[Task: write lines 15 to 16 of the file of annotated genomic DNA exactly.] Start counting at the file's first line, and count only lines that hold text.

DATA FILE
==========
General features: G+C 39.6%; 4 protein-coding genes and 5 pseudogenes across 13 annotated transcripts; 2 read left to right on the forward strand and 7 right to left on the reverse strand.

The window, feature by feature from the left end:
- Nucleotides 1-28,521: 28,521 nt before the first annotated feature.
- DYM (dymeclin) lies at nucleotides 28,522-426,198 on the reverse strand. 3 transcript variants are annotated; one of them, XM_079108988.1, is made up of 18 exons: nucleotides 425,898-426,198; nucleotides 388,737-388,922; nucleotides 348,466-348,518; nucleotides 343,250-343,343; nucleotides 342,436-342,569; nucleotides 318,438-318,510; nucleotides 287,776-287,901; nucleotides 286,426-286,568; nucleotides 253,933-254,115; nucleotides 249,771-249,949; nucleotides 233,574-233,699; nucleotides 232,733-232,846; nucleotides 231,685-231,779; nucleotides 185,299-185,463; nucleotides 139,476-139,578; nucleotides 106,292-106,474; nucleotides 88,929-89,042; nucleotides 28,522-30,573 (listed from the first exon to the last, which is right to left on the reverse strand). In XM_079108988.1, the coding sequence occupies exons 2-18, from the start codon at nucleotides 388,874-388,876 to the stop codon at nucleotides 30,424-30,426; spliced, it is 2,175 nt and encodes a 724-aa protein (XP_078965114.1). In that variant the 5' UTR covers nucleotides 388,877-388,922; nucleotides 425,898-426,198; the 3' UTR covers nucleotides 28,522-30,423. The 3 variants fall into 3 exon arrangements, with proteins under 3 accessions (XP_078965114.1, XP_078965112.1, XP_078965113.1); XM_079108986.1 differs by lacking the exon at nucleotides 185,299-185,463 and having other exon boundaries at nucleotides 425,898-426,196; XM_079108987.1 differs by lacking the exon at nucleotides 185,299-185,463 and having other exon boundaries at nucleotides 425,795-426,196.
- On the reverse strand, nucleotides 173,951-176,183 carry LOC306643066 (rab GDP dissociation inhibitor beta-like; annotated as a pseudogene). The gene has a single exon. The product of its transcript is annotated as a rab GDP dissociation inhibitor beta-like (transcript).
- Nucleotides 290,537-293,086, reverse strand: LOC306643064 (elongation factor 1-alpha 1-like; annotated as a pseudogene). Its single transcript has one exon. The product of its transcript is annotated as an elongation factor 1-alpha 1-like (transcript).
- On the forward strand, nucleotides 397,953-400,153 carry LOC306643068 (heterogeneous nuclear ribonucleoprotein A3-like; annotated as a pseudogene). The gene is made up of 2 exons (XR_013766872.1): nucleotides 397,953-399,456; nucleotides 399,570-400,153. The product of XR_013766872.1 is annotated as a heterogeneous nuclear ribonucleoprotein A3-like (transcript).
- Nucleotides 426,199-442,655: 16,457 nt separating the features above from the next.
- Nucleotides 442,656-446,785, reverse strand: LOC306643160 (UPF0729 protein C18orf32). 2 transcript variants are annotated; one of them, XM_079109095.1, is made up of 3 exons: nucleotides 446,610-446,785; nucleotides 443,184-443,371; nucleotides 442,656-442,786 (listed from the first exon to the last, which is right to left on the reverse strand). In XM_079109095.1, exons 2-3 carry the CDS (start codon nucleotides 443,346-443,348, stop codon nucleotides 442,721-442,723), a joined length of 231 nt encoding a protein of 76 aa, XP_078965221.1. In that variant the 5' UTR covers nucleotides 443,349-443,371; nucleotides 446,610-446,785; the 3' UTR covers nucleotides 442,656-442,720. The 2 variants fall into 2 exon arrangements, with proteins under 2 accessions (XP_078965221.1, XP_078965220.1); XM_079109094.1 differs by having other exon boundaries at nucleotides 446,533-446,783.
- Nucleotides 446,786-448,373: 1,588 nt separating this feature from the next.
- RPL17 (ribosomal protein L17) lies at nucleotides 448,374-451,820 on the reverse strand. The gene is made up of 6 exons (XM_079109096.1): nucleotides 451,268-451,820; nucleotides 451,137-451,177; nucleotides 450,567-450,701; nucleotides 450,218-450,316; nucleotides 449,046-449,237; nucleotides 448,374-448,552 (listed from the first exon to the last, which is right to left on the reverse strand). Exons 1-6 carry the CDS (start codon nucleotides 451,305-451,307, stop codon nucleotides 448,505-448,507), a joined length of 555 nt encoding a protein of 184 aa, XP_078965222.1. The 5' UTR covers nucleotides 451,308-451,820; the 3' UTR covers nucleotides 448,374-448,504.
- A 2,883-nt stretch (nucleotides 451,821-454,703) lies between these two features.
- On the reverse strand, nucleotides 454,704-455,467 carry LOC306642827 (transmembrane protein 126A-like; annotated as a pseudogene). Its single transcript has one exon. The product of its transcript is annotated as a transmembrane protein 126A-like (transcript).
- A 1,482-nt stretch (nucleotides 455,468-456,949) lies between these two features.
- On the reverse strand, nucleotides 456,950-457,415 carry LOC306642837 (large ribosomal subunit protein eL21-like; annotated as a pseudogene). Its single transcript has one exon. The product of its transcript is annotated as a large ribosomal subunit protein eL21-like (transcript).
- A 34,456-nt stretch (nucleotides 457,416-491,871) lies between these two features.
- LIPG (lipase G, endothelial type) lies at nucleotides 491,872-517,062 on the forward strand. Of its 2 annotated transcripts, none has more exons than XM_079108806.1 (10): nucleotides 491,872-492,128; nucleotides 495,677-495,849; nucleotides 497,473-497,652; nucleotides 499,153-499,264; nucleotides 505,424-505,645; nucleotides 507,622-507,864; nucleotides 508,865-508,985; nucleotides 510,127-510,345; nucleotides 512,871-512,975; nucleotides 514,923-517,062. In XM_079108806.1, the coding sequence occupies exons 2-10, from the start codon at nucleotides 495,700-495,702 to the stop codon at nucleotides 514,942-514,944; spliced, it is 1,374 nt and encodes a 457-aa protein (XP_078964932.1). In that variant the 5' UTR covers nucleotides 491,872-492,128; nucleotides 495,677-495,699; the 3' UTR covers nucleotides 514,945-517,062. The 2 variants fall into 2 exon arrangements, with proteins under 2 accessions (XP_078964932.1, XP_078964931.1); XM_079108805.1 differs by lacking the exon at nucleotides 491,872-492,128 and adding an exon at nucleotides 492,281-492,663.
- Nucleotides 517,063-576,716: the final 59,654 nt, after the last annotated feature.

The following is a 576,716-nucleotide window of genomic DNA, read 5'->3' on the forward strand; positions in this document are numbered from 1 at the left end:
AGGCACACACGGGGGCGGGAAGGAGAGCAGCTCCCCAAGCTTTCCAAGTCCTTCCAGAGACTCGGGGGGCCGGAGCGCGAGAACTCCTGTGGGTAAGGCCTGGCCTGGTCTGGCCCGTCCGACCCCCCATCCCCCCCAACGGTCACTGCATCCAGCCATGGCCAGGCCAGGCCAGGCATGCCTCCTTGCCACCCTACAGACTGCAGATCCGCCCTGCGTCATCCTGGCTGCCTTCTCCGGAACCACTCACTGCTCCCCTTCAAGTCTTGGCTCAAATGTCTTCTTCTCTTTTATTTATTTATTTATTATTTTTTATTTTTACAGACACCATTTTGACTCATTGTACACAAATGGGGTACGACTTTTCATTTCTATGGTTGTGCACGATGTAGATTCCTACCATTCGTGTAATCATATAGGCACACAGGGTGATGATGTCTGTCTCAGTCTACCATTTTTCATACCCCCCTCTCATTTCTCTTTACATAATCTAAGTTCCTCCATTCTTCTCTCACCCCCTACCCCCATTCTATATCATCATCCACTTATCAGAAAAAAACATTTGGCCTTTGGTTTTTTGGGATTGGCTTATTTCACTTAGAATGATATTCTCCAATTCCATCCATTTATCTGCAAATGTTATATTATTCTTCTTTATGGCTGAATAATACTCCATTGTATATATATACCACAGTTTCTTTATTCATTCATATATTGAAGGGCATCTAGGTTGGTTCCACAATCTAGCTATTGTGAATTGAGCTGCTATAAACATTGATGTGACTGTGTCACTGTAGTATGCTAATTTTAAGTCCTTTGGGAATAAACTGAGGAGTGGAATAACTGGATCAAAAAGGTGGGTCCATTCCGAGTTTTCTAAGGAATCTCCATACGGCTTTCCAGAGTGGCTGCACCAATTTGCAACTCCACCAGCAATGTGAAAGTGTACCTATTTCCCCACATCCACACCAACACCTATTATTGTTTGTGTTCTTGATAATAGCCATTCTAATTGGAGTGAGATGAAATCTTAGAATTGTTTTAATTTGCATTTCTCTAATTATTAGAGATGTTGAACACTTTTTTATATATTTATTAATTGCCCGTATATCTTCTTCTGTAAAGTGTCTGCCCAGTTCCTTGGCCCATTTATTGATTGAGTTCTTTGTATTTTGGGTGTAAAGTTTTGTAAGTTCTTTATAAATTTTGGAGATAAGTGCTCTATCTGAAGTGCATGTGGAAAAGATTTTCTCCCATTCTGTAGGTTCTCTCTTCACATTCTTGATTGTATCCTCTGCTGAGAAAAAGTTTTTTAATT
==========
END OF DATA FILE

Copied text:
- On the reverse strand, nucleotides 456,950-457,415 carry LOC306642837 (large ribosomal subunit protein eL21-like; annotated as a pseudogene). Its single transcript has one exon. The product of its transcript is annotated as a large ribosomal subunit protein eL21-like (transcript).
- A 34,456-nt stretch (nucleotides 457,416-491,871) lies between these two features.